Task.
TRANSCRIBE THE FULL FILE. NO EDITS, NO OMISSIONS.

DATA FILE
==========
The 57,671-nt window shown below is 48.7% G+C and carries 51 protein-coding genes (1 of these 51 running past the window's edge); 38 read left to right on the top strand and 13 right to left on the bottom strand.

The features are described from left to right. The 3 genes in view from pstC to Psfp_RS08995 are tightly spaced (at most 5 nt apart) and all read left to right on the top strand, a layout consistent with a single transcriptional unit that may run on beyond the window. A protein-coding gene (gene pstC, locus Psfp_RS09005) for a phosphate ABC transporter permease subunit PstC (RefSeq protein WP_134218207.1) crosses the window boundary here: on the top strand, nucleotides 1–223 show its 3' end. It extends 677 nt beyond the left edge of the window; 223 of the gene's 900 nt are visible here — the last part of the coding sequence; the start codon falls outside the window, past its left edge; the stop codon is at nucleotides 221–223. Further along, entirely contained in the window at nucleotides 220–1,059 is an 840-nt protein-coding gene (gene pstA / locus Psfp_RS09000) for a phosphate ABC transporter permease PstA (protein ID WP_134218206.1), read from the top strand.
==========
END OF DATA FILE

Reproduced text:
The 57,671-nt window shown below is 48.7% G+C and carries 51 protein-coding genes (1 of these 51 running past the window's edge); 38 read left to right on the top strand and 13 right to left on the bottom strand.

The features are described from left to right. The 3 genes in view from pstC to Psfp_RS08995 are tightly spaced (at most 5 nt apart) and all read left to right on the top strand, a layout consistent with a single transcriptional unit that may run on beyond the window. A protein-coding gene (gene pstC, locus Psfp_RS09005) for a phosphate ABC transporter permease subunit PstC (RefSeq protein WP_134218207.1) crosses the window boundary here: on the top strand, nucleotides 1–223 show its 3' end. It extends 677 nt beyond the left edge of the window; 223 of the gene's 900 nt are visible here — the last part of the coding sequence; the start codon falls outside the window, past its left edge; the stop codon is at nucleotides 221–223. Further along, entirely contained in the window at nucleotides 220–1,059 is an 840-nt protein-coding gene (gene pstA / locus Psfp_RS09000) for a phosphate ABC transporter permease PstA (protein ID WP_134218206.1), read from the top strand.